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Table 1. Prevalence of TERTp mutations in human tumours. Only the tumour histotypes associated with a frequency of TERTp mutations ≥5% appear together with the respective number, percentage, and range of mutated cases. Whenever the tumour histotypes were associated with a low rate of TERTp mutations (<5%) only the total of patients is shown (complete data available in Supplementary Table S1). The designations ‘NOS’ (not otherwise specified) and ‘SNS’ (site not specified) were applied to the tumours in which a specific histotype/site was not available.
Table 1. Prevalence of TERTp mutations in human tumours. Only the tumour histotypes associated with a frequency of TERTp mutations ≥5% appear together with the respective number, percentage, and range of mutated cases. Whenever the tumour histotypes were associated with a low rate of TERTp mutations (<5%) only the total of patients is shown (complete data available in Supplementary Table S1). The designations ‘NOS’ (not otherwise specified) and ‘SNS’ (site not specified) were applied to the tumours in which a specific histotype/site was not available.
Tumour TypeMutated Cases (Total)Mutated Cases in % (Range)
Tumours of the breast
Fibroadenoma [58]4 (58)6.9
Phyllodes tumour [58,59]41 (70)58.6 (45.8–65.2)
<5%: breast carcinoma, NOS (n = 88) and breast cancer, NOS (n = 122) [49,60].
Tumours of the central nervous system
Astrocytoma (grades II-III), NOS [61,62,63]160 (699)22.9 (18.2–39.3)
Primary glioblastoma, NOS [50,64,65,66,67,68,69,70]1216 (1800)67.6 (46.3–85.9)
Secondary glioblastoma, NOS [50,64,65,67]25 (99)25.3 (5.0–35.7)
Paediatric glioblastoma, NOS [49,50]3 (51)5.9 (3.1–10.5)
Diffuse astrocytoma IDH-mutant [50,64,71,72,73] 38 (242)15.7 (7.7–31.6)
Diffuse astrocytoma IDH-wildtype [50,64,71,72,73] 23 (87)26.4 (7.1–58.3)
Diffuse astrocytoma, NOS [67,74,75,76,77]112 (574)19.5 (7.7–32.0)
Anaplastic astrocytoma, IDH-mutant [50,64,71,73,78,79]28 (248)11.3 (4.4–20.0)
Anaplastic astrocytoma, IDH-wildtype [50,64,71,73,78,79]104 (220)47.3 (20.0–80.0)
Anaplastic astrocytoma, NOS [67,74,75,76]29 (89)32.6 (10.0–40.0)
Glioblastoma, IDH-wildtype [61,62,63,64,67,68,71,74,77,78,79,80,81,82]2082 (2899)71.8 (27.6–91.7)
Giant cell [50]6 (17)35.3
Gliosarcoma [50]21 (26)80.8
Glioblastoma, IDH-mutant [61,62,63,64,67,68,71,74,77,78,79,80,81]114 (470)24.3 (0.0–76.9)
Glioblastoma, NOS a [66,75,76,83]328 (523)62.7 (46.3–84.0)
Oligodendroglioma, IDH-mutant and 1p/19q-codeleted [50,63]296 (311)95.2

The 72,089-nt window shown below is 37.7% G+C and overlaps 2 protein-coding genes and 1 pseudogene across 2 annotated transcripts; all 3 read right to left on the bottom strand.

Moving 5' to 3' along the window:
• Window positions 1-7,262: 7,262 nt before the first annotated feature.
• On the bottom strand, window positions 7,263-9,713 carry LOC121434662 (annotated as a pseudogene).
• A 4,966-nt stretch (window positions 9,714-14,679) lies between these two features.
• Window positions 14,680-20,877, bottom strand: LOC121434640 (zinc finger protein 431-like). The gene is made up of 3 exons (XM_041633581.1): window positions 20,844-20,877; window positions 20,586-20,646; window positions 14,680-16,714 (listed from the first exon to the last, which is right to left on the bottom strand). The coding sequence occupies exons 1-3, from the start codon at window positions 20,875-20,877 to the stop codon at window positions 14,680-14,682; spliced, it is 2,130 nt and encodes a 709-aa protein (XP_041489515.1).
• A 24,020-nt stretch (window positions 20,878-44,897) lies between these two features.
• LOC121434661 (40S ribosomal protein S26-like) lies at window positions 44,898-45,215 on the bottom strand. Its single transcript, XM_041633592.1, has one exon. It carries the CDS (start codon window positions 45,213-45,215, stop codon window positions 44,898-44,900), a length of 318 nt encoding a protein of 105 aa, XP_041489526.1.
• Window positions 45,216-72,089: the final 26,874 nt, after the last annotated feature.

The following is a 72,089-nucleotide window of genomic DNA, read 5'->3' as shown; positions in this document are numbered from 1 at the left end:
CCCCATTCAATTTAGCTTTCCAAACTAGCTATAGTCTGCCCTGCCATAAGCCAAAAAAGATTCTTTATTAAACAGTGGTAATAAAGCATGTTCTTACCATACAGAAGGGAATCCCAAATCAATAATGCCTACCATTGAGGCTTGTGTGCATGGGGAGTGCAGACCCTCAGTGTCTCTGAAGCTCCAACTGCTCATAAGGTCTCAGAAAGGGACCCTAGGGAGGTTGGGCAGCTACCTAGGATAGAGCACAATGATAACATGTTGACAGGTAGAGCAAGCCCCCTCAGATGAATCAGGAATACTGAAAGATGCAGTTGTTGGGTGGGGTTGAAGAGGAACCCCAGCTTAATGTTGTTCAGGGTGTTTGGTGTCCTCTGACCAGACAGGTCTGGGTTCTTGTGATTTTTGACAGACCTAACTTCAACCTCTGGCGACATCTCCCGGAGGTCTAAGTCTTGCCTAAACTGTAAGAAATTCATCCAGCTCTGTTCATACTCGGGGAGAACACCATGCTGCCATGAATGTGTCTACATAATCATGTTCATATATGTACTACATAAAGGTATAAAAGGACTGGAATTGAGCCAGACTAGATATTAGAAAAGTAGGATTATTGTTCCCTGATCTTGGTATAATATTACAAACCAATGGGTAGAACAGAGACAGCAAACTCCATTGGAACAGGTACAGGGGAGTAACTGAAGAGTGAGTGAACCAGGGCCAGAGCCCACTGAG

Oligodendroglioma, NOS [49,62,64,67,68,73,74,75,77]251 (469)53.5 (7.7–75.7)
Anaplastic oligodendroglioma, IDH-mutant and 1p/19q-codeleted [50]8 (38)21.1
Anaplastic oligodendroglioma, NOS [49,50,64,67,73,74,76]171 (273)62.6 (0.0–88.5)
Oligodendroglioma (grades II–III), NOS [61,78]132 (152)86.8 (79.3–96.9)
Oligoastrocytoma, NOS b [49,50,61,62,64,67,73,74,76]222 (618)35.9 (3.8–57.9)
Anaplastic oligoastrocytoma, NOS [49,50,64,67,73,74,77]170 (415)41.0 (26.7–52.3)
Ependymoma c [49,50]6 (118)5.1 (0.0–6.9)
Choroid plexus carcinoma [50]1 (6)16.7
Dysembryoplastic neuroepithelial tumour [49,50]1 (15)6.7 (0.0–33.3)
Desmoplastic infantile astrocytoma and ganglioglioma [50] 1 (8)12.5
Paraganglioma [50]1 (12) 8.3
Medulloblastoma, adult (>18 y) WNT-activated [50,84]5 (15)33.3 (30.8–50.0)
Medulloblastoma, adult (>18 y) SHH-MB [50,84,85,86]119 (134)88.8 (72.7–100.0)
Medulloblastoma, adult (>18 y), NOS [50]15 (23)65.2
Medulloblastoma, paediatric SHH-MB d [50,84,86]49 (146)33.6 (20.0–31.9)
Medulloblastoma, paediatric, NOS [50,84,86]22 (121)18.2 (3.5–56.0)
Medulloblastoma, NOS [49,75,87]40 (166)24.1 (20.9–33.3)
Meningioma with malignant histology [88]5 (18)27.8
<5%: pilocytic astrocytoma (n = 167) [50,75,76], pilomyxoid astrocytoma (n = 3) [50], subependymal giant cell astrocytoma (n = 11) [50,75], pleomorphic xanthoastrocytoma (n = 26) [50,75], mixopapillary ependymoma (n = 14) [50], subependymoma (n = 12) [50], anaplastic ependymoma (n = 48) [50], angiocentric glioma (n = 9) [50], choroid plexus papiloma (n = 13) [50], gangliocytoma (n = 2) [50], ganglioglioma (n = 40) [50], anaplastic ganglioglioma (n = 3) [50], papillary glioneuronal tumour (n = 1) [50], rosette-forming glioneuronal tumour (n = 6) [50], central neurocytoma (n = 28) [50], pineocytoma (n = 2) [50], pineal parenchymal tumours of intermediate differentiation (n = 9) [51], pineoblastoma (n = 5) [50], papillary tumours of the pineal region (n = 2) [50]), medulloblastoma, paediatric WNT-activated (n = 66) [50,84,86] and meningioma (n = 349) [49,75,89].
Tumours of the conjunctiva and uvea
Primary acquired melanosis with atypia [90]2 (25)8.0
Conjunctival melanoma [90,91,92]32 (84)38.1 (31.6–57.1)
Perilimbal squamous carcinoma [93] 21 (48)43.8
<5%: primary acquired melanosis without atypia (n = 13) [90], conjunctival naevi (n = 56) [90] and uveal melanomas (n = 202) [90,91,92,94].
Tumours of the digestive system
Borderline hepatocellular adenoma/hepatocellular carcinoma [95]3 (18)16.7
Hepatocellular carcinoma derived from hepatocellular adenoma [95,96]12 (25)48.0 (43.8–55.6)
Fibrolamellar hepatocellular carcinoma [49,97]1 (20)5.0 (0.0–12.5)
Hepatocellular carcinomas e [45,49,75,96,97,98,99,100,101,102,103,104,105,106,107,108,109]1263 (3093)40.8 (26.3–63.3)
Gallbladder carcinoma, NOS [49,75,110]15 (166)9.0 (0.0–50.0)